Provincial road to combat climate change




A road with 21 innovations that saves so much CO2 that it even contributes to the combat against climate change. Construction company BAM won the innovative and challenging tender for the N211, by the Province of Zuid-Holland. "This has never been done before in the Netherlands."

The Province intended to save 4,000 tons of CO2 that would be emitted during the construction work on the road from The Hague to the Westland. The winning plan is based on 21 innovations which will compensate as much as 13,000 tons of CO2.

“The road not only compensates CO2, but takes on another 9,000 tons on top of the original 4,000 tons CO2”, says Ronald van Hulst, manager of BAM Infra Regional. With that, the road serves as an example, Regional Minister Floor Vermeulen mentions during a press conference about the road on Friday 15 September. “We have encouraged contractors to construct the road with the sustainable technology of the future, and allowed room for field tests of the even more advanced sustainable solutions.” The Province doesn't do all this only to renew its own road management, but also to inspire other authorities. “We really make a valuable contribution to the climate targets with this road. Once it is finished, other authorities are more than welcome to come and see. Because here, the innovations literally are for grabs.

Heat and cold storage

The road is to be finished in the autumn of 2018. The construction starts in the first quarter of 2018. But, which innovations do the parties involved mean? Giel-Jan Bogaert of BAM Infra Nederland briefly describes a few innovations.  The road will have heat and cold storage.

“Which will not only serve to keep the road free of snow during the winter, but will also heat and cool businesses and private homes in the environment. The side-effect is that the road will be cooled in summer, which will result in a longer life expectancy.” In addition, the N211 will receive lamp posts with vertically integrated solar panels.

Lennert van den Berg of FlexSol Solutions from Delft: “No dirt will attach to these vertically integrated posts. We even deliver these in desert areas, and now, also in the Netherlands.”

To construct as level as possible

BAM will construct the road as level as possible. Bogaert: “That seems simple, but isn't at all, for you have to keep that in mind as early as in the preparatory construction phase. If it remains sufficiently smooth, however, we can reduce the private car fuel consumption on the road by 2.5%. A pilot of this scale has never been done before. We will therefore monitor the results very carefully.” Even formic acid, which has nothing to do with ants, is part of this project. Max Aerts of the multidisciplinary student team ‘FAST’ Technical University Eindhoven: “CO2, water and sustainable electricity are combined into a liquid, which we reconvert into energy. That system was conceived as range extender for a bus: using this, the bus can cover longer distances. But the beauty of it is that we have the possibility here to test it in a different setting. During the construction as an energy supply instead of diesel generators, but in another context as well, as energy for horticulturists.”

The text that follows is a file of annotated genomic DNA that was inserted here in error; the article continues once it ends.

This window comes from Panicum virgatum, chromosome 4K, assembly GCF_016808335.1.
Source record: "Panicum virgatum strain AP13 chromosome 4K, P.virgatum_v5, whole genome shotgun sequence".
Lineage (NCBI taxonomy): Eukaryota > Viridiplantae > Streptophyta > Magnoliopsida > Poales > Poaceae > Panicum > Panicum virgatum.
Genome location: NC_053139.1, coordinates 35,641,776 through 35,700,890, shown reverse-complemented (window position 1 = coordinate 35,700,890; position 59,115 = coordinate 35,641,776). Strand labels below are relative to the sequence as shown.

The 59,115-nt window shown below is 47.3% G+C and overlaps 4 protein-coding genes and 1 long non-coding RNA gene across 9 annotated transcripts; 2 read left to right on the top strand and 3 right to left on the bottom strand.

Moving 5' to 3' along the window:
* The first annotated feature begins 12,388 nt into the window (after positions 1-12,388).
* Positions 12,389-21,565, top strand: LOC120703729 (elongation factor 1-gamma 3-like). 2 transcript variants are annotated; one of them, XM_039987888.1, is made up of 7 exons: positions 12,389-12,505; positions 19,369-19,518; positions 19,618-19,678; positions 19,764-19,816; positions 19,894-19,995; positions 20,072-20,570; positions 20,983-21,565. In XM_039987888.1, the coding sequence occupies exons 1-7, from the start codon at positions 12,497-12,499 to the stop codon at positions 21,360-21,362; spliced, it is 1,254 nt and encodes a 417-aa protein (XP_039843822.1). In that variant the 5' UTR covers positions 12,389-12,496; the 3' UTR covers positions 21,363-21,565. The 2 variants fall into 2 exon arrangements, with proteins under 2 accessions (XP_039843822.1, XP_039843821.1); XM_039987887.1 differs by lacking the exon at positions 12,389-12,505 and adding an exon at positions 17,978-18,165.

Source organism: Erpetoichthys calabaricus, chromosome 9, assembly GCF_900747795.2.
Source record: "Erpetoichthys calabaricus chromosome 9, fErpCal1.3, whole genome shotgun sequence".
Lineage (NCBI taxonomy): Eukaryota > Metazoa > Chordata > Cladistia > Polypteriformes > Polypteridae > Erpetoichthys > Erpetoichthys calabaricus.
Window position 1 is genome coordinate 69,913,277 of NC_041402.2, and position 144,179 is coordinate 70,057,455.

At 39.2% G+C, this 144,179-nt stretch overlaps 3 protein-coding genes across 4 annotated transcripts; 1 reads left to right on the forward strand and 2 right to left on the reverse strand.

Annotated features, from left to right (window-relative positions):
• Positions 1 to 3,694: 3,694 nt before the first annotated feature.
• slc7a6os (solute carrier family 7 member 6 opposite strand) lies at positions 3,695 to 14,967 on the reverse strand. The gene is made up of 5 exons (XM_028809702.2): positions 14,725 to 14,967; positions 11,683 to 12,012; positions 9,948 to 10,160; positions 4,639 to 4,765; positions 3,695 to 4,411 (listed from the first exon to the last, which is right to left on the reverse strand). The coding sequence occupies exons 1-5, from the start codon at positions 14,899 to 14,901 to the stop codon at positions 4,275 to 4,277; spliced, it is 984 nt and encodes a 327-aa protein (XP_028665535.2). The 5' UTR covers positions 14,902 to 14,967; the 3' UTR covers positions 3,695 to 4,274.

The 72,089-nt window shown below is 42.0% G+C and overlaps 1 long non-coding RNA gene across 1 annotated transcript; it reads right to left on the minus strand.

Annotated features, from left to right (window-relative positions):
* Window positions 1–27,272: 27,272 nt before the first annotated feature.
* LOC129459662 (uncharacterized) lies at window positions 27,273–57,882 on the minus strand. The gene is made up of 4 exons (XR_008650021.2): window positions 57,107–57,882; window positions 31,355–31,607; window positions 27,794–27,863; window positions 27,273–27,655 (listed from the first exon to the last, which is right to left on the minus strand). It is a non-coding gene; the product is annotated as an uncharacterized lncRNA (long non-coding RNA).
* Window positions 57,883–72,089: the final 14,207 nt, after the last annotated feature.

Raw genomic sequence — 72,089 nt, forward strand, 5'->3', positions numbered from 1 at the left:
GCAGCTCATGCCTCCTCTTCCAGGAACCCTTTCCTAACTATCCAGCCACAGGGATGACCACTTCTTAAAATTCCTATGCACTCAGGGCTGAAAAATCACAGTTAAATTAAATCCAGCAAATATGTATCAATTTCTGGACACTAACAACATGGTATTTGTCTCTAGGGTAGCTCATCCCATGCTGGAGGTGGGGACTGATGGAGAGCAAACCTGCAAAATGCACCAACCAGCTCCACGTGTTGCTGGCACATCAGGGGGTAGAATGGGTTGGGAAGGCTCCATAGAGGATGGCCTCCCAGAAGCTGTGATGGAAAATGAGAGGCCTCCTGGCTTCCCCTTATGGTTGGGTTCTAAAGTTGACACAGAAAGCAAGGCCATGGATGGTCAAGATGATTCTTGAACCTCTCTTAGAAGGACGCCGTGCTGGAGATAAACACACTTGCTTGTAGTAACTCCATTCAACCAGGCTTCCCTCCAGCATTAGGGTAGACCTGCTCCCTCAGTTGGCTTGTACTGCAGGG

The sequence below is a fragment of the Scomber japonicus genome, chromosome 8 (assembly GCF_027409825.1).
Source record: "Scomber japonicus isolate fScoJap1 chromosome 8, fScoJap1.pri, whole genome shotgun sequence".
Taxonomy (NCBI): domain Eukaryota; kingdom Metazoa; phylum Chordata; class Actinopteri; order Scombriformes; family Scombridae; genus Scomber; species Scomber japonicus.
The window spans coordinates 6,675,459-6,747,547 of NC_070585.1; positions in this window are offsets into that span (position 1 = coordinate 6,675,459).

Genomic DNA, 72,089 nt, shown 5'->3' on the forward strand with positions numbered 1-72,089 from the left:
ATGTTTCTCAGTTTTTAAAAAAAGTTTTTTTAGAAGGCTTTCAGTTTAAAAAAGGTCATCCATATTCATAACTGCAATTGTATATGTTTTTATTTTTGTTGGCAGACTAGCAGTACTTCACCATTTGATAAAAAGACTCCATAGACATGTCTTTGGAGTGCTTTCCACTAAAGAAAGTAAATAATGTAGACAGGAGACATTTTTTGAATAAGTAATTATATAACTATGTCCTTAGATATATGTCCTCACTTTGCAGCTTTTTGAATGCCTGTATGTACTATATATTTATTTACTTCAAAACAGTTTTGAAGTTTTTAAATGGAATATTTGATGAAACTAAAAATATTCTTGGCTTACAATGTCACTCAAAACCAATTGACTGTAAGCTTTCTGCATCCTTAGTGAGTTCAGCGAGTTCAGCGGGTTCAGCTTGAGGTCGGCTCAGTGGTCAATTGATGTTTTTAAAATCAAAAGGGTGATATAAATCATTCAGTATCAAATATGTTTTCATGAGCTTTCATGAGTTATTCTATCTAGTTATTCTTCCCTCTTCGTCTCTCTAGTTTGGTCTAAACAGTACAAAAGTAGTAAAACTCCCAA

Looking for the lowest cost

“We have many different applications for solar panels", adds Bogaert. “We are applying wooden portals for traffic lights and there will be educational play equipment on sustainability at meeting points.” A mini-energy plant is also worth mentioning, says Bogaert. “In cooperation with ABC Westland, we are installing solar panels on their roofs.” William Harding of Sweco, the engineering firm that managed the request, calls the project very special. “In particular, because it wasn't the lowest price that counted, but the overall lowest cost for the entire life expectancy. The Netherlands could learn a few things from this. This project could easily be scaled-up to other roads and other authorities and contractors.” “And that is the plan”, says Regional Minister Vermeulen at the end. “This changes the way in which we, as province, design our roads. With even more links with their surroundings. For instance, the business community, local residents and municipalities. This is how we implement the ambitions in the national climate agreement."